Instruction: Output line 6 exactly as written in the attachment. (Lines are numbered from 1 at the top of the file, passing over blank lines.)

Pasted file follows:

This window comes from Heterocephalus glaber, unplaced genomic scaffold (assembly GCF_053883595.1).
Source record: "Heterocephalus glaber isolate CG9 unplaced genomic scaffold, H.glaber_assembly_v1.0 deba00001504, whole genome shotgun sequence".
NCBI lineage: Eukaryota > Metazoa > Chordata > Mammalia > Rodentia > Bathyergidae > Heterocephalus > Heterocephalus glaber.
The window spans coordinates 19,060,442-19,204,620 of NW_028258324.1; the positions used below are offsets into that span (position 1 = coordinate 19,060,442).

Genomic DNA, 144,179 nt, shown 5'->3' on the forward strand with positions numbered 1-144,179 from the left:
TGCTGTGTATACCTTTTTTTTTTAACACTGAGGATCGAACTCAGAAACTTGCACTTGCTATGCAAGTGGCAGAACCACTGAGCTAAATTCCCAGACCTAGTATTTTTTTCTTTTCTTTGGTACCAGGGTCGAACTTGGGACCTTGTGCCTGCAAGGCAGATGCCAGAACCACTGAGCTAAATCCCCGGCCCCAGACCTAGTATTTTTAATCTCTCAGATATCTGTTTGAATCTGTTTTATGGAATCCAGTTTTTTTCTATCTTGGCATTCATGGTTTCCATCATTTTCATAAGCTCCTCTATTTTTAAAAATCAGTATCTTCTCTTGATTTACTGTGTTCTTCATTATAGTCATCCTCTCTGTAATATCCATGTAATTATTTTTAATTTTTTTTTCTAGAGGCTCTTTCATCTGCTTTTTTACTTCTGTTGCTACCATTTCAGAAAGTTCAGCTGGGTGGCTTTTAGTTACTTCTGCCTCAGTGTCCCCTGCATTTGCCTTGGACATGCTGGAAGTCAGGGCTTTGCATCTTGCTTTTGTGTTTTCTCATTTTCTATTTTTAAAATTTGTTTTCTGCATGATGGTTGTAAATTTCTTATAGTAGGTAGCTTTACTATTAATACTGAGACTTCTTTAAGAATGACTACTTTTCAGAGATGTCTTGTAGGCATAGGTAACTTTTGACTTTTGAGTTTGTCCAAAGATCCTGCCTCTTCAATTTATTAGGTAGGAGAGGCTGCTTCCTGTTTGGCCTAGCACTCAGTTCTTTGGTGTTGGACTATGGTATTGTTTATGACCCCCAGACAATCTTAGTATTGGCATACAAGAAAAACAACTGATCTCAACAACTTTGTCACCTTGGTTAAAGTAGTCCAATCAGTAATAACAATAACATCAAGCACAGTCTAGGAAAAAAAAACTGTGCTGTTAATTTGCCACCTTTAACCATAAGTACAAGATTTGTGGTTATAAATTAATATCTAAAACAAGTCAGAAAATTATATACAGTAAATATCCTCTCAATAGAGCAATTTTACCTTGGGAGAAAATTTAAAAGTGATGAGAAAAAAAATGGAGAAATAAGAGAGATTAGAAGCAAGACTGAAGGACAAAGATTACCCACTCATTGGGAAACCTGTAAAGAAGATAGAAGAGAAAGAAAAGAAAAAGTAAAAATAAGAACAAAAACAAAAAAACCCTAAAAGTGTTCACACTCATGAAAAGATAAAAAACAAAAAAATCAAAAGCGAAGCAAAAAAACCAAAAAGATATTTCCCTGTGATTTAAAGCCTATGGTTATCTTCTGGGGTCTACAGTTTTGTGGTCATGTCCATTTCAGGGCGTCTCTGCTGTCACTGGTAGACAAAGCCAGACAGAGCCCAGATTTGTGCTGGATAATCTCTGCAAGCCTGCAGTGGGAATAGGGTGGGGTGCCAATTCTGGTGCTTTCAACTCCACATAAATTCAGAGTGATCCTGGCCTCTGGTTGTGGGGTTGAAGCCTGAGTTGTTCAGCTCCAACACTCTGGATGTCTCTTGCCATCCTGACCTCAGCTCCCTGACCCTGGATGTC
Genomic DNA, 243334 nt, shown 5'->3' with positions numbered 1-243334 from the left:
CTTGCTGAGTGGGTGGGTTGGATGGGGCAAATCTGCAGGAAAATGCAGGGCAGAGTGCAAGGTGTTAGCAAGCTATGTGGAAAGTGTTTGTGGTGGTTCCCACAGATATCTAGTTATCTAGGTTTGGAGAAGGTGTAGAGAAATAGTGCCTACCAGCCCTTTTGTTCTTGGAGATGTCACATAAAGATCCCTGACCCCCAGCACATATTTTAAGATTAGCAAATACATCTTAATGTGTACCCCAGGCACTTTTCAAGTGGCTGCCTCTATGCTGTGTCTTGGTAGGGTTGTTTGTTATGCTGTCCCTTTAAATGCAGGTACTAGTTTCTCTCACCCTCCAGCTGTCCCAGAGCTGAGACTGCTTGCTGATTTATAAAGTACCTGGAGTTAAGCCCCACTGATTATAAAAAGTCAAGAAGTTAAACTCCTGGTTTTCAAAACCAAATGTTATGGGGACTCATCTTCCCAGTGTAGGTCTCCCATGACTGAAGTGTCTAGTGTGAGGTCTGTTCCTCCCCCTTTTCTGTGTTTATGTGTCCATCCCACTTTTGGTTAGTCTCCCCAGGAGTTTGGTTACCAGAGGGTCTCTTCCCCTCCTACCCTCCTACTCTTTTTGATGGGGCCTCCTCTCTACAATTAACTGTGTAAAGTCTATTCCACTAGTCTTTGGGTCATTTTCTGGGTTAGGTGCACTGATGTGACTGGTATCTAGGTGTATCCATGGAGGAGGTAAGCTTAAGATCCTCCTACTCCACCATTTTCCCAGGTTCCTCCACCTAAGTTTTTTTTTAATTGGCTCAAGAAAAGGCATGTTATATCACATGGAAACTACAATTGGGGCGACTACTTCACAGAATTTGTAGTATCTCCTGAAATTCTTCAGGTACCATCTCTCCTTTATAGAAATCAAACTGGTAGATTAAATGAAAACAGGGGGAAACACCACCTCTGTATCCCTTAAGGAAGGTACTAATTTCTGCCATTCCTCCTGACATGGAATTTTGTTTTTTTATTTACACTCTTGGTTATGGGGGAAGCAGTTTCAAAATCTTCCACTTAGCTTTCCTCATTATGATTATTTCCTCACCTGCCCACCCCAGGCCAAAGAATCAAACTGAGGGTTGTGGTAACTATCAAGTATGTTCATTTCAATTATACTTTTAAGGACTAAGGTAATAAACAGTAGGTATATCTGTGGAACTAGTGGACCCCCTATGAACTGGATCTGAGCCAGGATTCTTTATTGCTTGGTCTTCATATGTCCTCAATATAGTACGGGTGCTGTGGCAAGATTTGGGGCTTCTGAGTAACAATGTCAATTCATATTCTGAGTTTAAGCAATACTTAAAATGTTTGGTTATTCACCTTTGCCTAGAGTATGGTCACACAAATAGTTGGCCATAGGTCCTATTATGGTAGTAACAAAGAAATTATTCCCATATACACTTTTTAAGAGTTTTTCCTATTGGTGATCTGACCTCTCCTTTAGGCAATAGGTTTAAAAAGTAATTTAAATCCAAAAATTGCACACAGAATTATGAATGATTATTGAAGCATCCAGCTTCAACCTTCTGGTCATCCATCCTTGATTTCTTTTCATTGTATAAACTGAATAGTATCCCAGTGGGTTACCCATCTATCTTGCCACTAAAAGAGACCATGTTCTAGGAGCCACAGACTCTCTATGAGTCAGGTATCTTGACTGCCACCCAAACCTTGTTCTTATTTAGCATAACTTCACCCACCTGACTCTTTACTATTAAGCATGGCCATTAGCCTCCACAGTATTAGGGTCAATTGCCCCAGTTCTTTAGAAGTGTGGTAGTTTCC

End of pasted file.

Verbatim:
TGCTGTGTATACCTTTTTTTTTTAACACTGAGGATCGAACTCAGAAACTTGCACTTGCTATGCAAGTGGCAGAACCACTGAGCTAAATTCCCAGACCTAGTATTTTTTTCTTTTCTTTGGTACCAGGGTCGAACTTGGGACCTTGTGCCTGCAAGGCAGATGCCAGAACCACTGAGCTAAATCCCCGGCCCCAGACCTAGTATTTTTAATCTCTCAGATATCTGTTTGAATCTGTTTTATGGAATCCAGTTTTTTTCTATCTTGGCATTCATGGTTTCCATCATTTTCATAAGCTCCTCTATTTTTAAAAATCAGTATCTTCTCTTGATTTACTGTGTTCTTCATTATAGTCATCCTCTCTGTAATATCCATGTAATTATTTTTAATTTTTTTTTCTAGAGGCTCTTTCATCTGCTTTTTTACTTCTGTTGCTACCATTTCAGAAAGTTCAGCTGGGTGGCTTTTAGTTACTTCTGCCTCAGTGTCCCCTGCATTTGCCTTGGACATGCTGGAAGTCAGGGCTTTGCATCTTGCTTTTGTGTTTTCTCATTTTCTATTTTTAAAATTTGTTTTCTGCATGATGGTTGTAAATTTCTTATAGTAGGTAGCTTTACTATTAATACTGAGACTTCTTTAAGAATGACTACTTTTCAGAGATGTCTTGTAGGCATAGGTAACTTTTGACTTTTGAGTTTGTCCAAAGATCCTGCCTCTTCAATTTATTAGGTAGGAGAGGCTGCTTCCTGTTTGGCCTAGCACTCAGTTCTTTGGTGTTGGACTATGGTATTGTTTATGACCCCCAGACAATCTTAGTATTGGCATACAAGAAAAACAACTGATCTCAACAACTTTGTCACCTTGGTTAAAGTAGTCCAATCAGTAATAACAATAACATCAAGCACAGTCTAGGAAAAAAAAACTGTGCTGTTAATTTGCCACCTTTAACCATAAGTACAAGATTTGTGGTTATAAATTAATATCTAAAACAAGTCAGAAAATTATATACAGTAAATATCCTCTCAATAGAGCAATTTTACCTTGGGAGAAAATTTAAAAGTGATGAGAAAAAAAATGGAGAAATAAGAGAGATTAGAAGCAAGACTGAAGGACAAAGATTACCCACTCATTGGGAAACCTGTAAAGAAGATAGAAGAGAAAGAAAAGAAAAAGTAAAAATAAGAACAAAAACAAAAAAACCCTAAAAGTGTTCACACTCATGAAAAGATAAAAAACAAAAAAATCAAAAGCGAAGCAAAAAAACCAAAAAGATATTTCCCTGTGATTTAAAGCCTATGGTTATCTTCTGGGGTCTACAGTTTTGTGGTCATGTCCATTTCAGGGCGTCTCTGCTGTCACTGGTAGACAAAGCCAGACAGAGCCCAGATTTGTGCTGGATAATCTCTGCAAGCCTGCAGTGGGAATAGGGTGGGGTGCCAATTCTGGTGCTTTCAACTCCACATAAATTCAGAGTGATCCTGGCCTCTGGTTGTGGGGTTGAAGCCTGAGTTGTTCAGCTCCAACACTCTGGATGTCTCTTGCCATCCTGACCTCAGCTCCCTGACCCTGGATGTC